Maybe by choosing to intentionally practice healthy touch, we can move in a direction where we begin to break down the isolated, impenetrable walls that many of us build up to keep ourselves from admitting vulnerability.  It’s worth a try.

A hug is the opposite of an argument.  There is no winner in an embrace.  Wordless positive connections with people are becoming more and more rare, but there’s something about a simple hug that welcomes a friend into our presence; that says that you are accepted; that says that you are loved; that says that you are valuable. It’s one of the things that makes us and keeps us human.  And when we’re not comfortable or safe enough to allow someone to hug us, it can be symptomatic of a much deeper difficulty with letting people into our lives.  Maybe we start with family.  Maybe we simply admit when we need to be held, or we begin to be willing to hold one that we love when they need it.  It’s not rocket science, but it kind of seems life-changing to me.  Am I wrong?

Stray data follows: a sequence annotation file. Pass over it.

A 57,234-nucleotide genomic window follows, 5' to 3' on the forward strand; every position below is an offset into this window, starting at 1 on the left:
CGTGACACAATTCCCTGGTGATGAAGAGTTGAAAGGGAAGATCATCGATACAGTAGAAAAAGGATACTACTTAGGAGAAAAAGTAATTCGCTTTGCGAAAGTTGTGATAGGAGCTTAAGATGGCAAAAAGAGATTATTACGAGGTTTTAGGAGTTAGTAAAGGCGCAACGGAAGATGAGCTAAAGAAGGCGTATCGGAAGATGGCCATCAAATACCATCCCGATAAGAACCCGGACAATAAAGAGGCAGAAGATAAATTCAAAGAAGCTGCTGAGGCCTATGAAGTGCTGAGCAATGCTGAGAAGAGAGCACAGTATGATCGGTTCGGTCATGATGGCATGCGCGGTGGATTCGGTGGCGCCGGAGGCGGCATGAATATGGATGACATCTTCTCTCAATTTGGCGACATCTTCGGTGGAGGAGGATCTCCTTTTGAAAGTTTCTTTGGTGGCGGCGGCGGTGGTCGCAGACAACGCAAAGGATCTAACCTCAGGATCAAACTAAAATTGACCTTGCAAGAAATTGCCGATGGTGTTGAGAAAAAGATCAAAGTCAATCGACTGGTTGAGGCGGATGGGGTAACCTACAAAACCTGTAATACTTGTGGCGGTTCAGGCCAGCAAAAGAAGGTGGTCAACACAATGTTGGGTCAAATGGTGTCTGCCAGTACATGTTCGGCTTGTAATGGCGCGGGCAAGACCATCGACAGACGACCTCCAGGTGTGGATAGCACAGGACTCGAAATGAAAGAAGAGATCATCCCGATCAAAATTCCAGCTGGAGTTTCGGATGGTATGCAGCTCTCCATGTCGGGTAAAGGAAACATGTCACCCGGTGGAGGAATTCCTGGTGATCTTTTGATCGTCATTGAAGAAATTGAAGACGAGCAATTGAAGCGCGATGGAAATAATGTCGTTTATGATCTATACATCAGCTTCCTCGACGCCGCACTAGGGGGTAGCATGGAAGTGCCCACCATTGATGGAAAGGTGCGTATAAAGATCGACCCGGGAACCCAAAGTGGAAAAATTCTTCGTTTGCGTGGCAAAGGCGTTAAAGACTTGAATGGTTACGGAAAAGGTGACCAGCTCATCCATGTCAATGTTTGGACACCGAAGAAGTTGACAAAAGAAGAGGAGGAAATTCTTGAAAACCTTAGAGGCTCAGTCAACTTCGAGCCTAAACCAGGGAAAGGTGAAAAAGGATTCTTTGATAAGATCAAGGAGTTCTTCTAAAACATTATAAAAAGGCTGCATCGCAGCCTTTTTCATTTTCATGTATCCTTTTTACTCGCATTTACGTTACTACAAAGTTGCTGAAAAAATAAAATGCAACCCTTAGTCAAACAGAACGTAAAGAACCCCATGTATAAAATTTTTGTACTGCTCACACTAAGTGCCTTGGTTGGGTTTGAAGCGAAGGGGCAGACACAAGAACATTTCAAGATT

So, if I see you sometime soon and you tell me that you’re not a hugger, I will absolutely respect that.  But guys, be aware that I’m awfully skilled at turning the man handshake into a quick bro hug.  Because brothers gotta hug, right?